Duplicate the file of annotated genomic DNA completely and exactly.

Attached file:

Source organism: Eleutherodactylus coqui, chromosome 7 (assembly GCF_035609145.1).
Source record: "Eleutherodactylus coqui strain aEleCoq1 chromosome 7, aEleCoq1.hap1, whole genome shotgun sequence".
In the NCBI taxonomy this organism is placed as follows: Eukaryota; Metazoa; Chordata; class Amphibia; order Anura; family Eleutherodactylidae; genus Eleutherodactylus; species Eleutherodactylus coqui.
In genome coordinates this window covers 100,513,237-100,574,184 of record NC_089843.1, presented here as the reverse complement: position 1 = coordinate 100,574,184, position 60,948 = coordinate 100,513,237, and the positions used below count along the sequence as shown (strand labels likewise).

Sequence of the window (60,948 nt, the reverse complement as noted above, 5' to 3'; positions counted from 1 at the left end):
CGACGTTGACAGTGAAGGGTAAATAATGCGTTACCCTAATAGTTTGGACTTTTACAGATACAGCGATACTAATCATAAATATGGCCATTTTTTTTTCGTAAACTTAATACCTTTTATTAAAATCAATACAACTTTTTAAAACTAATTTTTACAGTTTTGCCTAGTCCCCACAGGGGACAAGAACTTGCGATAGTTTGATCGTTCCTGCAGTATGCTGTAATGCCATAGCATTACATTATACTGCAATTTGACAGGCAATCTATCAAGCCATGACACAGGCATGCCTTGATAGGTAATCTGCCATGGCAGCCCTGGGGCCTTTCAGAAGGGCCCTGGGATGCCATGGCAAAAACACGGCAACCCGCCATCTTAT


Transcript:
Source organism: Eleutherodactylus coqui, chromosome 7 (assembly GCF_035609145.1).
Source record: "Eleutherodactylus coqui strain aEleCoq1 chromosome 7, aEleCoq1.hap1, whole genome shotgun sequence".
In the NCBI taxonomy this organism is placed as follows: Eukaryota; Metazoa; Chordata; class Amphibia; order Anura; family Eleutherodactylidae; genus Eleutherodactylus; species Eleutherodactylus coqui.
In genome coordinates this window covers 100,513,237-100,574,184 of record NC_089843.1, presented here as the reverse complement: position 1 = coordinate 100,574,184, position 60,948 = coordinate 100,513,237, and the positions used below count along the sequence as shown (strand labels likewise).

Sequence of the window (60,948 nt, the reverse complement as noted above, 5' to 3'; positions counted from 1 at the left end):
CGACGTTGACAGTGAAGGGTAAATAATGCGTTACCCTAATAGTTTGGACTTTTACAGATACAGCGATACTAATCATAAATATGGCCATTTTTTTTTCGTAAACTTAATACCTTTTATTAAAATCAATACAACTTTTTAAAACTAATTTTTACAGTTTTGCCTAGTCCCCACAGGGGACAAGAACTTGCGATAGTTTGATCGTTCCTGCAGTATGCTGTAATGCCATAGCATTACATTATACTGCAATTTGACAGGCAATCTATCAAGCCATGACACAGGCATGCCTTGATAGGTAATCTGCCATGGCAGCCCTGGGGCCTTTCAGAAGGGCCCTGGGATGCCATGGCAAAAACACGGCAACCCGCCATCTTAT